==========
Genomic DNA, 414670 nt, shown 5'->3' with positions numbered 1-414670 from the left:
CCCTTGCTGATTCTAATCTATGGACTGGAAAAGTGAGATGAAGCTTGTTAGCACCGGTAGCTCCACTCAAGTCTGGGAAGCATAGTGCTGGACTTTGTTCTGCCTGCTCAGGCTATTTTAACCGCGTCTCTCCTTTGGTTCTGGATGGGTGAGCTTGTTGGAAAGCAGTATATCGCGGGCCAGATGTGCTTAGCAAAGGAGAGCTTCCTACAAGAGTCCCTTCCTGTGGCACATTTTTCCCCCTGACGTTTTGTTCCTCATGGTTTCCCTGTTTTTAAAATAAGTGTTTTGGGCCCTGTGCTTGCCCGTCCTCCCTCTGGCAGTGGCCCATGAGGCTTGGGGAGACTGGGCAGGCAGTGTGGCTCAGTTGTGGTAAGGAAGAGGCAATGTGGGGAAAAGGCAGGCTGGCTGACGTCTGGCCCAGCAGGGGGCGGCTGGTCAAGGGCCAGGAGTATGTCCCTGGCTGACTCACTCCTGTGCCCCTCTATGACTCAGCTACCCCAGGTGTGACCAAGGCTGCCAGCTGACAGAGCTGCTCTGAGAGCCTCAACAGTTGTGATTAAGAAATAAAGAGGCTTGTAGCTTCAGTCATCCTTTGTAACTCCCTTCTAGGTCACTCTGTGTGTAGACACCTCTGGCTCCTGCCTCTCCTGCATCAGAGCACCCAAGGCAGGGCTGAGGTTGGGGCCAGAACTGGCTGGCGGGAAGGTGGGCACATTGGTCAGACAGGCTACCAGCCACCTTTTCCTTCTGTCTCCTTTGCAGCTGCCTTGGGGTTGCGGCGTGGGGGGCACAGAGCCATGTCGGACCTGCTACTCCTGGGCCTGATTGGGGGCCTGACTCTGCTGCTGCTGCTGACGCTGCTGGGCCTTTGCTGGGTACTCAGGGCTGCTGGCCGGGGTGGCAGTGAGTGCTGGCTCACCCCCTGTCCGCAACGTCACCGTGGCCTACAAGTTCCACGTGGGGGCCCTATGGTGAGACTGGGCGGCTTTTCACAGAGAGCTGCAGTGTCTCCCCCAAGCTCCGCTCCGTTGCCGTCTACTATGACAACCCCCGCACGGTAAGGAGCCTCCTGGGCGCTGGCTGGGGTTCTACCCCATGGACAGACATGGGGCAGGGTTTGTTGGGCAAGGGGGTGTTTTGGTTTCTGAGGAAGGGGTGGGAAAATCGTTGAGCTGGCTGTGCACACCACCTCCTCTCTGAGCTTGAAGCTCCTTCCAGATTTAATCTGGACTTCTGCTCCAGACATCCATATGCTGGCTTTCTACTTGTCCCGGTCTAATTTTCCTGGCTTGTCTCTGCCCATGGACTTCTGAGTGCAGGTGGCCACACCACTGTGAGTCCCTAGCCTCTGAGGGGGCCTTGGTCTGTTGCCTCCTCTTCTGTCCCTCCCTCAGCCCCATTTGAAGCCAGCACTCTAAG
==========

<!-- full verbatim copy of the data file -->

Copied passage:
Genomic DNA, 414670 nt, shown 5'->3' with positions numbered 1-414670 from the left:
CCCTTGCTGATTCTAATCTATGGACTGGAAAAGTGAGATGAAGCTTGTTAGCACCGGTAGCTCCACTCAAGTCTGGGAAGCATAGTGCTGGACTTTGTTCTGCCTGCTCAGGCTATTTTAACCGCGTCTCTCCTTTGGTTCTGGATGGGTGAGCTTGTTGGAAAGCAGTATATCGCGGGCCAGATGTGCTTAGCAAAGGAGAGCTTCCTACAAGAGTCCCTTCCTGTGGCACATTTTTCCCCCTGACGTTTTGTTCCTCATGGTTTCCCTGTTTTTAAAATAAGTGTTTTGGGCCCTGTGCTTGCCCGTCCTCCCTCTGGCAGTGGCCCATGAGGCTTGGGGAGACTGGGCAGGCAGTGTGGCTCAGTTGTGGTAAGGAAGAGGCAATGTGGGGAAAAGGCAGGCTGGCTGACGTCTGGCCCAGCAGGGGGCGGCTGGTCAAGGGCCAGGAGTATGTCCCTGGCTGACTCACTCCTGTGCCCCTCTATGACTCAGCTACCCCAGGTGTGACCAAGGCTGCCAGCTGACAGAGCTGCTCTGAGAGCCTCAACAGTTGTGATTAAGAAATAAAGAGGCTTGTAGCTTCAGTCATCCTTTGTAACTCCCTTCTAGGTCACTCTGTGTGTAGACACCTCTGGCTCCTGCCTCTCCTGCATCAGAGCACCCAAGGCAGGGCTGAGGTTGGGGCCAGAACTGGCTGGCGGGAAGGTGGGCACATTGGTCAGACAGGCTACCAGCCACCTTTTCCTTCTGTCTCCTTTGCAGCTGCCTTGGGGTTGCGGCGTGGGGGGCACAGAGCCATGTCGGACCTGCTACTCCTGGGCCTGATTGGGGGCCTGACTCTGCTGCTGCTGCTGACGCTGCTGGGCCTTTGCTGGGTACTCAGGGCTGCTGGCCGGGGTGGCAGTGAGTGCTGGCTCACCCCCTGTCCGCAACGTCACCGTGGCCTACAAGTTCCACGTGGGGGCCCTATGGTGAGACTGGGCGGCTTTTCACAGAGAGCTGCAGTGTCTCCCCCAAGCTCCGCTCCGTTGCCGTCTACTATGACAACCCCCGCACGGTAAGGAGCCTCCTGGGCGCTGGCTGGGGTTCTACCCCATGGACAGACATGGGGCAGGGTTTGTTGGGCAAGGGGGTGTTTTGGTTTCTGAGGAAGGGGTGGGAAAATCGTTGAGCTGGCTGTGCACACCACCTCCTCTCTGAGCTTGAAGCTCCTTCCAGATTTAATCTGGACTTCTGCTCCAGACATCCATATGCTGGCTTTCTACTTGTCCCGGTCTAATTTTCCTGGCTTGTCTCTGCCCATGGACTTCTGAGTGCAGGTGGCCACACCACTGTGAGTCCCTAGCCTCTGAGGGGGCCTTGGTCTGTTGCCTCCTCTTCTGTCCCTCCCTCAGCCCCATTTGAAGCCAGCACTCTAAG